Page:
Descriptive epidemiology by time

The index case of the outbreak was observed on September 21, 2015 and the outbreak is reported to the district health department on November 9, 2015. The index case was 20 years old male who came from scabies epidemic area (Tigre region- as reported by affected student). The burdens of cases has been increased then after and reached its peak on November 10, 2015 (Figure 2).

ejbio-Lemaryam-church

Figure 2. The time course of scabies outbreak in St. Lideta Lemaryam church, Gondar town, November 2015 (N=96).

4.2 Risk assessment

Out of 96 respondents; 21 (21.8%) reported had they had pipe water and 55 (57.3%) of them had pipe water and other water source for their water use. Among 96 respondents 28 (29.2%) and 6 (6.2%) of students wash their body in every two weeks and monthly basis, respectively. Out of the total respondents 55 (57.33%) of them wash their cloths in every two weeks (Table 3).

No. Variables Categories Frequency Percent (%)
Cases Control Total
1 Frequency of body wash Every other day    1 0 1 1
Weekly 21 40 61 63.6
Every 2 week 5 23 28 29.2
Monthly 5 1 6 6.2
2 Frequency of washing cloths Weekly 6 10 16 16.67
Every 2 week 16 39 55 57.33
Monthly 9 15 24 25
Every two months 1 0 1 1

Table 3. Frequency distribution of personal hygiene practice among “Yekolo Temari”, in St. Lideta Lemaryam church, Gonder town, Ethiopia, November 2015 (N=96).

4.3 Clinical presentations

Among 32 cases 19 (59.3%) reported that they had skin rashes in the beginning of symptom and 9 (28%) had red bumps and blister on their finger webs. Regarding the severity of skin rash, 5 (26.3%) of whom had severe pain and 12 (63%) of respondents with skin rash reported to have moderate pain (Table 4).

No. Variables Categories Frequency Percent (%)
1 Symptoms (n=32) Skin rash 19 59.3
Red bumps and blister  9 28
Tiny red burrows 5 15.6
Persistent itching 11 34.3
2 Number of lesions(n=19) Mild pain 2 10.5
Moderate pain 12 63
Severe pain  5 26.3
3 Body part affected by the lesion (n=19) Finger webs      10 52
Ulnar border of the hand        12 63
Elbow 4 21
Anterior axillaries area 3 14.2
4 Develop Complication Yes
No
8
22
25
75

Table 4.Frequency distributions of clinical presentations of scabies among “Yekolo Temari” in St. Lideta Lemaryam church, Gondar town, Ethiopia November 2015.

4.4 Analytical epidemiology

A test of the significance of linear association shown in contingency (Table 5), indicated that factors such as shared cloth with Pearson chi square=5.195 (df=1), p=0.022; close contact among infected and non-infected students with χ2=12.191 (df=1), p<0.001; students travelled to scabies epidemic area with χ2=10.817 (df=1), p=0.001 and students who wash their body within more than a weekly basis with χ2=6.996 (df=1), p=0.008 had statistically significant association with scabies. Moreover, regression analysis showed that “Yekolo Temari” who shared cloth from infected students were 2.76 times more likely to develop scabies (COR=2.76, 95% CI= 1.04- 7.41); and “Yekolo Temari” who experienced close contact with ill students, were 5.37 times more likely to develop scabies than who did not experienced close contact (COR=5.37, CI= 1.84-17.6). Similarly, those “Yekolo Temari” who come from epidemic area were 4.7 times more likely develop the disease than who did not visited epidemic area (COR=4.7, 95% CI=1.64-14) (Table 5).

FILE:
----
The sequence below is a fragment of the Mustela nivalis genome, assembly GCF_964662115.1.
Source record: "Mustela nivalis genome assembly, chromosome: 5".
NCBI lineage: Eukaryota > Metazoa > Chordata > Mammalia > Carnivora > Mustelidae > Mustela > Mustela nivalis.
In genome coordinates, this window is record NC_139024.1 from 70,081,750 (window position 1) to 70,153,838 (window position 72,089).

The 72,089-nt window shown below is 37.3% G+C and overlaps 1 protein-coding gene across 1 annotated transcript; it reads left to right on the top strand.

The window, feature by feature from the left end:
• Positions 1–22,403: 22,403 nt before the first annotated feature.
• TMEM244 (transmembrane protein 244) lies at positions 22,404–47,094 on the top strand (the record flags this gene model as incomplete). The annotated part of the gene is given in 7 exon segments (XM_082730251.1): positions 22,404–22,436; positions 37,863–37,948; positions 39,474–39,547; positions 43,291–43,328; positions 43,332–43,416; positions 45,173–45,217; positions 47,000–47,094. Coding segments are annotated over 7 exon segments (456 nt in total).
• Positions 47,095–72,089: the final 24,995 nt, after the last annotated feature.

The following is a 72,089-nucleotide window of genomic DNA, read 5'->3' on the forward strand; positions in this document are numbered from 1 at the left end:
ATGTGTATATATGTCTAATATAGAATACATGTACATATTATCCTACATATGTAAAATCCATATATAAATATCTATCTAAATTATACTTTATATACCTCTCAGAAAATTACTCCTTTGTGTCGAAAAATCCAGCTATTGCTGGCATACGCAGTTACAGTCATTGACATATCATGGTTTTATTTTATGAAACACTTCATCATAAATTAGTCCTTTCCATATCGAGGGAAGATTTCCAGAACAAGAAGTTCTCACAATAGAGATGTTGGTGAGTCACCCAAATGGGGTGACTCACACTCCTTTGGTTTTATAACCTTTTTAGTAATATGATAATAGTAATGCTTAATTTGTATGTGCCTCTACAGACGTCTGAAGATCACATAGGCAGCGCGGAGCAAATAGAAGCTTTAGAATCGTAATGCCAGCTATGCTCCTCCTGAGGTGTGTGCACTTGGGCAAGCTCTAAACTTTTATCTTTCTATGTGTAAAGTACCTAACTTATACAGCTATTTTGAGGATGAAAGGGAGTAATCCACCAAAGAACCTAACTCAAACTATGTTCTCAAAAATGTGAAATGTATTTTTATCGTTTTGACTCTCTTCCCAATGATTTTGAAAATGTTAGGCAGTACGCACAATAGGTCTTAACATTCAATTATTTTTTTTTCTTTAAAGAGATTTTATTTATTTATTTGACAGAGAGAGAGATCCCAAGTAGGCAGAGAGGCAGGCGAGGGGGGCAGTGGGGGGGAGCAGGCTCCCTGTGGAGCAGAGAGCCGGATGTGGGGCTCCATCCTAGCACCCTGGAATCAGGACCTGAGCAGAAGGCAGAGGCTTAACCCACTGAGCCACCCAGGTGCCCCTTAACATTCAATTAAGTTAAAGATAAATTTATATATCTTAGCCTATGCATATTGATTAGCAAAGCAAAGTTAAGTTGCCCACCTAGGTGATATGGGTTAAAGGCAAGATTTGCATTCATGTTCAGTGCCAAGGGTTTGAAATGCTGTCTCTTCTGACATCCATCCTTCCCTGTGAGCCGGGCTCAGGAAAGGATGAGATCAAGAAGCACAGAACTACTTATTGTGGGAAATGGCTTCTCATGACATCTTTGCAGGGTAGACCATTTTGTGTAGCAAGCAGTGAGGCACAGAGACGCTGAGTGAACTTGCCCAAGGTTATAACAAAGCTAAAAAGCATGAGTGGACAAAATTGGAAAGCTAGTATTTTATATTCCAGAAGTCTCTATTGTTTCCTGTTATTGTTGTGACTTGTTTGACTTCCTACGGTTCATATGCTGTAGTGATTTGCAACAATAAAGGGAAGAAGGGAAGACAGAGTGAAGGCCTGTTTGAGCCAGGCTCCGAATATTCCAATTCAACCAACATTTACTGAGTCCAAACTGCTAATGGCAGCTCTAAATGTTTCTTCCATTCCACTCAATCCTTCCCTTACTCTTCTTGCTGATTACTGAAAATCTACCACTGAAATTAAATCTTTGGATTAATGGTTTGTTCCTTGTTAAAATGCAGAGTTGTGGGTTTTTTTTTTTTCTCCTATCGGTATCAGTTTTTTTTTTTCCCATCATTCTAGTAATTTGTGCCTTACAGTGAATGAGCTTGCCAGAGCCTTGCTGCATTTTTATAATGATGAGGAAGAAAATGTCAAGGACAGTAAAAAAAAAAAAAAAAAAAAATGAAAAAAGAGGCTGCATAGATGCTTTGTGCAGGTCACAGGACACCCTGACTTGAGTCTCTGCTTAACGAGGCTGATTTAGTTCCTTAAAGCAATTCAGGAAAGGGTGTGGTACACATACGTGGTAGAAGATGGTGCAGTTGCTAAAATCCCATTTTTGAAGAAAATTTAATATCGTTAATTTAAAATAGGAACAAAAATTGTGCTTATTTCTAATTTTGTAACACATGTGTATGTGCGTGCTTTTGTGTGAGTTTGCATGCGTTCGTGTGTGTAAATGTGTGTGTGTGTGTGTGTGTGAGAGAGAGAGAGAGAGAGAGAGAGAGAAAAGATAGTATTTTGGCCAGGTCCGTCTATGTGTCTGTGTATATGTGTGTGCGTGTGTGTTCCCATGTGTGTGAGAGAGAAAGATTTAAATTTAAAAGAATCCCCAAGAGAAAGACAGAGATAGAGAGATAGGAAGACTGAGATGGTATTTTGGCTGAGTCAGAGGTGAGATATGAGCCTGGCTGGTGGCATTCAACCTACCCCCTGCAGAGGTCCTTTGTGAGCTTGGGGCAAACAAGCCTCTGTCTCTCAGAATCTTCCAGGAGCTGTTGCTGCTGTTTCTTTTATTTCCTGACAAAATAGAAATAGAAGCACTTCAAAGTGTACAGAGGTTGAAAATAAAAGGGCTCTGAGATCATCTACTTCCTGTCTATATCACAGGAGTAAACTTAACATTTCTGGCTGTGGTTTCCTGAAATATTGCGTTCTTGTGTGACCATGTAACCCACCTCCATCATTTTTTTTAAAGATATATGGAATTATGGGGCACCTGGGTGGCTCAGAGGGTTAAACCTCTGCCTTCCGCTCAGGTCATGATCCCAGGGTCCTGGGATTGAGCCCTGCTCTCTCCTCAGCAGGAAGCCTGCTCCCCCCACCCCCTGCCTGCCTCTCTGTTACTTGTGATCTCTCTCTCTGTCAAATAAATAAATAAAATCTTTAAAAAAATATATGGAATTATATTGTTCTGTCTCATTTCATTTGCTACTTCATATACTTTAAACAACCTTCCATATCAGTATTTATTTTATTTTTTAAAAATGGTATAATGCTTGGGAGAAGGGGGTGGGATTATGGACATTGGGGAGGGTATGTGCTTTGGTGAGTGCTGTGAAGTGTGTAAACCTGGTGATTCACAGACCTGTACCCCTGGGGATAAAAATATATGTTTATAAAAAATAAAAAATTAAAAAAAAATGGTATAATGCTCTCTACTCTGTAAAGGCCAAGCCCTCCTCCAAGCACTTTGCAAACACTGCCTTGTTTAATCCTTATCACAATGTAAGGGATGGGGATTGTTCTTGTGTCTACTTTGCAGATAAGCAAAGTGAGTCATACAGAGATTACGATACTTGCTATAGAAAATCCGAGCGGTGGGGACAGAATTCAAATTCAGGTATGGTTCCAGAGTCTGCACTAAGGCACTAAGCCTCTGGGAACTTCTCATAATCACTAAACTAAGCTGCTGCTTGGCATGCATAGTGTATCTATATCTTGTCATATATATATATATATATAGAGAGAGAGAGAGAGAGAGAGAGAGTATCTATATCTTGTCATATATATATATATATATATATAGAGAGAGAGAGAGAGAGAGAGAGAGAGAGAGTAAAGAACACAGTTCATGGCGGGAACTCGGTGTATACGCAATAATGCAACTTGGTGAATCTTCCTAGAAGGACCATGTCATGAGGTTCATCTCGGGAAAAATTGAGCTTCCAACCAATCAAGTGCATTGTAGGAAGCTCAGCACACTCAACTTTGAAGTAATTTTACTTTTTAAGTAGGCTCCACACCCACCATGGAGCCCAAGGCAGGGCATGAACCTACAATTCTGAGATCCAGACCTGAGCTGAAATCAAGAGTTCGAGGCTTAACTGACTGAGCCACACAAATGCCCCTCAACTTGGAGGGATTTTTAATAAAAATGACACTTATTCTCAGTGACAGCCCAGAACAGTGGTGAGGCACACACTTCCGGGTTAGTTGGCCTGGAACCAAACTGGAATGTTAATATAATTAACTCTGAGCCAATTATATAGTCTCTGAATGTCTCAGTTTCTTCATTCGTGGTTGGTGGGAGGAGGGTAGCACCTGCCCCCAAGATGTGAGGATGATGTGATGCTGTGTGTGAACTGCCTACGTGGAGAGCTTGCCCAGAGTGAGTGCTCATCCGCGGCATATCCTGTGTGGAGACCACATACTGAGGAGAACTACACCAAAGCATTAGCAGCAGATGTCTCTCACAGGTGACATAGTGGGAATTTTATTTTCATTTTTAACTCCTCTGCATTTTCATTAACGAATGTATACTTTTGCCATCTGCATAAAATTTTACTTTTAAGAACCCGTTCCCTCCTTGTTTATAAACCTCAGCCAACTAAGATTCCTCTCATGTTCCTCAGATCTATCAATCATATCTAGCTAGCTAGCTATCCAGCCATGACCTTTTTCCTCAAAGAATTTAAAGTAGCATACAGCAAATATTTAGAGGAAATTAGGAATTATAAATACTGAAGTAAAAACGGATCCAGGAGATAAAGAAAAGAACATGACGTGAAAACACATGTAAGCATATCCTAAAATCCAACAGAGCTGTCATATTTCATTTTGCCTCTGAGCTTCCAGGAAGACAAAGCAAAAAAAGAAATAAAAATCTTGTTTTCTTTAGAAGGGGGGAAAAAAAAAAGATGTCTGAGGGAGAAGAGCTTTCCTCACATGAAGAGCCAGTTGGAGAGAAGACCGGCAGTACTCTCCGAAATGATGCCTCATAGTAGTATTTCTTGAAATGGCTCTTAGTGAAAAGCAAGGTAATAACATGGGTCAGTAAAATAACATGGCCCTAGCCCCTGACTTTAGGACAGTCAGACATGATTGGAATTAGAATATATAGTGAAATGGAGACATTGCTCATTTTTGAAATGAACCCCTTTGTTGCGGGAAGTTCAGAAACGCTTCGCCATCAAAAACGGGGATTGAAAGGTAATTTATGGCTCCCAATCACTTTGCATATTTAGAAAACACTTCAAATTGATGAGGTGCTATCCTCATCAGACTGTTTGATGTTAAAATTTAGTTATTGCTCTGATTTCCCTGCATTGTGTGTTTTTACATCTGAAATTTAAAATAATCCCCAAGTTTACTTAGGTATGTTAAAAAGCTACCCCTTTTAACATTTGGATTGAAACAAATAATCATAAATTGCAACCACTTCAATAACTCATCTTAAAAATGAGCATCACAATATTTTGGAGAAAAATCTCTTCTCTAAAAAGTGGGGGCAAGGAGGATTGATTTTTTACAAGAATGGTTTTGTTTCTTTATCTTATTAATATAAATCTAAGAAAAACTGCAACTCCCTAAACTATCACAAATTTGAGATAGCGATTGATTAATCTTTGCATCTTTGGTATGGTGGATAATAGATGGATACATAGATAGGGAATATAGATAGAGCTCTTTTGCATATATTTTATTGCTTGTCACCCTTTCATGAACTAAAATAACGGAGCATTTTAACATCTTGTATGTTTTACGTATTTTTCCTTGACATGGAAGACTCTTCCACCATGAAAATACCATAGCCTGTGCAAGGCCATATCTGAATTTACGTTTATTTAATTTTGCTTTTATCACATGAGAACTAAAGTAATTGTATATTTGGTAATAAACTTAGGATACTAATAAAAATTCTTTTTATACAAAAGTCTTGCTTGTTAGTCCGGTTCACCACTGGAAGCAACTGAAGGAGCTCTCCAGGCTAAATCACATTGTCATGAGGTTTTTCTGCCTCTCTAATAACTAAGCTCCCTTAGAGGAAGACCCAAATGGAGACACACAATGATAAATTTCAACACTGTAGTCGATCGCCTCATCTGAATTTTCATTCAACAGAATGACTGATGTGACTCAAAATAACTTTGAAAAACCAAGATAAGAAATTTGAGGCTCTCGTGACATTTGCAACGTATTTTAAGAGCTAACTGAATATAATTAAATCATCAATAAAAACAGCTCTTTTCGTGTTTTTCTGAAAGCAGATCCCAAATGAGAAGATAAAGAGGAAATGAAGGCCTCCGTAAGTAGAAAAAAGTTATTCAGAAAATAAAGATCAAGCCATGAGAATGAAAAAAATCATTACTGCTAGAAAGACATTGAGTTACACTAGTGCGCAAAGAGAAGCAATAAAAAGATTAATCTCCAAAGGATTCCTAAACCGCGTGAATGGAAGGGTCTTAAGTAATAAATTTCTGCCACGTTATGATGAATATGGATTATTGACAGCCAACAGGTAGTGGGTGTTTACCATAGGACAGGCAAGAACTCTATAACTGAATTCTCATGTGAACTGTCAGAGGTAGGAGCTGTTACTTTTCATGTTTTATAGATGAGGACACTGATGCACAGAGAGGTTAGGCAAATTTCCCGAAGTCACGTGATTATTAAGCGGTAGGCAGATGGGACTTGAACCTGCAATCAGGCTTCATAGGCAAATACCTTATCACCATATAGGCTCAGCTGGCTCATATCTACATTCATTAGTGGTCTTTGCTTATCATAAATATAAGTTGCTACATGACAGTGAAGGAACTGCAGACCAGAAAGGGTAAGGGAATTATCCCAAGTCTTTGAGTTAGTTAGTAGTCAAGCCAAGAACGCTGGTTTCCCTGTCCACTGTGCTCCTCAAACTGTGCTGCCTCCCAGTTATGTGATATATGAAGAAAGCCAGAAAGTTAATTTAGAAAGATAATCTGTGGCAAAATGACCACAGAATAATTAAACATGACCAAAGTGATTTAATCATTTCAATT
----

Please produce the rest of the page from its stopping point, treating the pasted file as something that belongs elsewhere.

Variable Status Cases Controls COR (95% CI) Chi-Square Value P-Value
Had shared cloth with ill person Yes 16 17 2.76 (1.04-7.41) 5.195 0.022
No 16 47
Had close contact with ill person Yes 26 28 5.37 (1.84-17.6) 12.191 <0.001
No 6 36
Traveled to scabies epidemic area Yes 15 10 4.7 (1.64-14) 10.817 0.001
No 17 54
Wash a body above a week Yes 19 20 3.22 (1.22-8.5) 6.996 0.008
No 13 44

Table 5. Chi square and logistic regression of selected risk factors for scabies in St. Lideta Lemaryam church, Gondar town, Ethiopia November 2015.

4.5 Public health actions and responses

Treatment of cases including close contacts with benzyl benzoate lotion was done in order to prevent spread of scabies and re-infestation. Drugs were supplied from Gondar town health office and “Ginbot 20” health center. Risk factors was identified and successfully addressed to control the outbreak through church community involvement, health information dissemination, close follow-up of cases and re-screening, and prompt treatment of new cases. Besides, personal hygiene week was declared and performed during outbreak investigation period. Finally, the number of cases decline after the investigation.

5. Discussion